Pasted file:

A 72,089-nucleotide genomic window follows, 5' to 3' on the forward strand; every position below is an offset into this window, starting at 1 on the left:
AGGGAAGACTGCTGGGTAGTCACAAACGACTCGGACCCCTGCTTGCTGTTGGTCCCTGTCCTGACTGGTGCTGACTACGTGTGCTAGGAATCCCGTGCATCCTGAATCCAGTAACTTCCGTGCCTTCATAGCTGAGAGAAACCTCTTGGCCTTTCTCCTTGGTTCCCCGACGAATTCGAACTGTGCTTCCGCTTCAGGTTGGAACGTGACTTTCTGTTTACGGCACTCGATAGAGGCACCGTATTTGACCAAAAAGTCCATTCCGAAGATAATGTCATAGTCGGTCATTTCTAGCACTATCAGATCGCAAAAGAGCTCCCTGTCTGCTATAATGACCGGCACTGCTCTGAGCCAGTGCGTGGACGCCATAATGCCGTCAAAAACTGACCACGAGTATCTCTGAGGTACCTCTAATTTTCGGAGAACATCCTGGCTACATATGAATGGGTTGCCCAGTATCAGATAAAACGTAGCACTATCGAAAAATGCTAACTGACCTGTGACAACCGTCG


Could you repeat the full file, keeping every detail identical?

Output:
A 72,089-nucleotide genomic window follows, 5' to 3' on the forward strand; every position below is an offset into this window, starting at 1 on the left:
AGGGAAGACTGCTGGGTAGTCACAAACGACTCGGACCCCTGCTTGCTGTTGGTCCCTGTCCTGACTGGTGCTGACTACGTGTGCTAGGAATCCCGTGCATCCTGAATCCAGTAACTTCCGTGCCTTCATAGCTGAGAGAAACCTCTTGGCCTTTCTCCTTGGTTCCCCGACGAATTCGAACTGTGCTTCCGCTTCAGGTTGGAACGTGACTTTCTGTTTACGGCACTCGATAGAGGCACCGTATTTGACCAAAAAGTCCATTCCGAAGATAATGTCATAGTCGGTCATTTCTAGCACTATCAGATCGCAAAAGAGCTCCCTGTCTGCTATAATGACCGGCACTGCTCTGAGCCAGTGCGTGGACGCCATAATGCCGTCAAAAACTGACCACGAGTATCTCTGAGGTACCTCTAATTTTCGGAGAACATCCTGGCTACATATGAATGGGTTGCCCAGTATCAGATAAAACGTAGCACTATCGAAAAATGCTAACTGACCTGTGACAACCGTCG